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On Saturday February 25th the Transform Don’t Trash coalition mobilized a local faith community for a “Toxic Tour” of waste transfer stations in Southeast Queens: the sites where garbage is transferred from collection trucks onto the next stage of its journey to landfill.

Three neighborhoods in the city receive 75% of its waste. This kind of distribution is not just unequal, it is inequitable.

The foul stench emanating from city transfer stations is a major nuisance for local residents, but more importantly they are a health hazard.  Based on ALIGN’s research, city garbage transfer stations have levels of asthma-inducing pollutants up to seven times higher than the average for the surrounding area.

Coupled with the high volume of truck traffic caused by the stations and the CO2 they release into the air, the local community is saddled with unhealthy living conditions.

Dubbed the “Pray In,” over 40 faith members toured multiple commercial waste stations located across the street from residents and a park.  Participants included residents, faith members, waste workers, and elected officials who were there to discuss the problems arising from the concentration of waste stations.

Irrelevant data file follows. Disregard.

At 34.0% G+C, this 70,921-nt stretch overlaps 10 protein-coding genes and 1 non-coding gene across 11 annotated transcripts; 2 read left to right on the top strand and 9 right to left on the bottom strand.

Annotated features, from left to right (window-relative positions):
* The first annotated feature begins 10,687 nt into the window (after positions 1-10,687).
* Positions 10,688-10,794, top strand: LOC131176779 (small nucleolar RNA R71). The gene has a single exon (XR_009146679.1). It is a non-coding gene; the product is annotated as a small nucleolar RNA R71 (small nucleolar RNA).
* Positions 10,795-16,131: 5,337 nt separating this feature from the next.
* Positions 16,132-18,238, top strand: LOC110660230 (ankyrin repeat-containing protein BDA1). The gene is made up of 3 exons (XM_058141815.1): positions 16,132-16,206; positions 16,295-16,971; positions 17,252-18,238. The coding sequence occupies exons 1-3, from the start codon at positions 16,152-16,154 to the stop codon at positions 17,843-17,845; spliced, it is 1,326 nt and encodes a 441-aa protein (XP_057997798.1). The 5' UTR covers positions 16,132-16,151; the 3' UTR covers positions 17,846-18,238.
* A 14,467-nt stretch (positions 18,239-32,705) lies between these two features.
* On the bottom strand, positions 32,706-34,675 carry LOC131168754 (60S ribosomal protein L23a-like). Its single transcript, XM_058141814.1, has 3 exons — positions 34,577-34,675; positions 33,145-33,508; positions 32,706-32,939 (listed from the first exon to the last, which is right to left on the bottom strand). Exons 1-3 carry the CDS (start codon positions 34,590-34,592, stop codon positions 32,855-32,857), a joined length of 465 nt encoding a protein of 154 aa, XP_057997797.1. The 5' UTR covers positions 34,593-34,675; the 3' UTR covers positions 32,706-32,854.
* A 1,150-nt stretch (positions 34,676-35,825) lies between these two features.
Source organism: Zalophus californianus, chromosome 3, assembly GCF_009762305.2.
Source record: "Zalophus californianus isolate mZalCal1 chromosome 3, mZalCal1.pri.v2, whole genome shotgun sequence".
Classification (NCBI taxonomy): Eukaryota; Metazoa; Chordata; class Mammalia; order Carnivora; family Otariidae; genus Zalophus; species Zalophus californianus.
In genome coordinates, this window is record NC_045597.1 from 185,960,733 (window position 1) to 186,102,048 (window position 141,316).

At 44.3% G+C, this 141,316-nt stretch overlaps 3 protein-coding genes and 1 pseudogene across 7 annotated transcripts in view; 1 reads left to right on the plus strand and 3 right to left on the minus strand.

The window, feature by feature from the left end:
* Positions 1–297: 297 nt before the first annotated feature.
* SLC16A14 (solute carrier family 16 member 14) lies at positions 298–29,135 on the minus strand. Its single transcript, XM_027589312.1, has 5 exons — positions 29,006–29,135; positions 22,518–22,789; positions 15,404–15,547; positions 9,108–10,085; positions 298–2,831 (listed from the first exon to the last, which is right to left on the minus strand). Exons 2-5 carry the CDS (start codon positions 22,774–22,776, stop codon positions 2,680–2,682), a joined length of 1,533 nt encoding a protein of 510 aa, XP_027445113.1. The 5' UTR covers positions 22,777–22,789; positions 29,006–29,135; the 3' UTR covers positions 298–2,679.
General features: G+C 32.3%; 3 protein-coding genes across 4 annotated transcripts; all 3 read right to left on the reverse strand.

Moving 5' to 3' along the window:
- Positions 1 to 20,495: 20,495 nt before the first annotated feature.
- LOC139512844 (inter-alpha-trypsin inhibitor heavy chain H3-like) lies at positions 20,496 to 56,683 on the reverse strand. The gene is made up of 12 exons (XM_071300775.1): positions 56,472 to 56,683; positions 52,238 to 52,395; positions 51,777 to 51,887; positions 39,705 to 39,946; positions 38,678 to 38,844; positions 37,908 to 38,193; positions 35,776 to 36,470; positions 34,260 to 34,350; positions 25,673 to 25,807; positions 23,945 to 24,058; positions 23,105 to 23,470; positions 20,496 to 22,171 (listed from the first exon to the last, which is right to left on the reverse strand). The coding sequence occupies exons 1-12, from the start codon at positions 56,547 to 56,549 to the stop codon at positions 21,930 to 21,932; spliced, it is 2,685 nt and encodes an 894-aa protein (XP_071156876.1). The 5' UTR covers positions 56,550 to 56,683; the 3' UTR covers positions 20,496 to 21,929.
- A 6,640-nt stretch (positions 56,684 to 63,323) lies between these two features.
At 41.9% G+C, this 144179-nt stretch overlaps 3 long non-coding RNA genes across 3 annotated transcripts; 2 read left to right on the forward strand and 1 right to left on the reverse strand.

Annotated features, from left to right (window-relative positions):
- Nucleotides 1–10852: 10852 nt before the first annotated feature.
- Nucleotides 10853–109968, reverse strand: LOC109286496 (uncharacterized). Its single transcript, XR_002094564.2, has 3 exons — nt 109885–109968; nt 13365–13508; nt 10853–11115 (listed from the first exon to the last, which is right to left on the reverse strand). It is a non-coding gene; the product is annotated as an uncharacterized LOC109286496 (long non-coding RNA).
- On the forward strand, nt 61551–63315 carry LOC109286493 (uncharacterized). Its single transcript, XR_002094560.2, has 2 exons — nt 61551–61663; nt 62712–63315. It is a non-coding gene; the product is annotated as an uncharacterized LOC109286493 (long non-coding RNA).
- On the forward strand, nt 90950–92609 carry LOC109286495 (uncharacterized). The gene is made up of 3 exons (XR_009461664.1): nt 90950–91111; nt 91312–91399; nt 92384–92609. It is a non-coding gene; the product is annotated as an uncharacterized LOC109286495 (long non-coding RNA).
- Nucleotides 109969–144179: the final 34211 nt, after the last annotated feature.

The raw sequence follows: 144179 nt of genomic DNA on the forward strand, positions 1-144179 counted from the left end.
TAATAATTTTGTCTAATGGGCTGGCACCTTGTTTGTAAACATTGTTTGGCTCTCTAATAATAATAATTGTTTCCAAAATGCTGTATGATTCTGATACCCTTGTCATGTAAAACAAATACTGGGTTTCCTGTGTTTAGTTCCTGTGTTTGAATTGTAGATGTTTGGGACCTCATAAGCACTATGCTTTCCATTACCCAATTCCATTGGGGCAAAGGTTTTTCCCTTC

Council Member Daneek Miller also joined.

It’s not just the communities who are saddled with problems.  Workers who were part of the tour described the unsafe trucks they drive while carting waste: ALIGN has reported extensively on this subject.

Reverend Andrew Wilkes of the Greater Allen A.M.E., who organized the Pray In with ALIGN, emphasized workers’ safety, and how New York City’s communities of color are saddled with a disproportionate amount of the city’s trash burden.

The Toxic Tour is an example of a long-term organizing effort by ALIGN.  Although the city has agreed to shift the commercial waste industry over to a zoned collection system, full implementation is expected to take up to six (6) years.

While the city develops its zoned system the TDT coalition’s on-the-ground mobilization of local residents is paramount to ensuring the most equitable system is in place.  This means building a base of affected community members and workers in the neighborhoods around the city that are affected by this issue, in partnership with our long-standing allies in labor and community.  Together, this campaign will continue to push officials on designing a zoned system that keeps workers safe and communities healthy.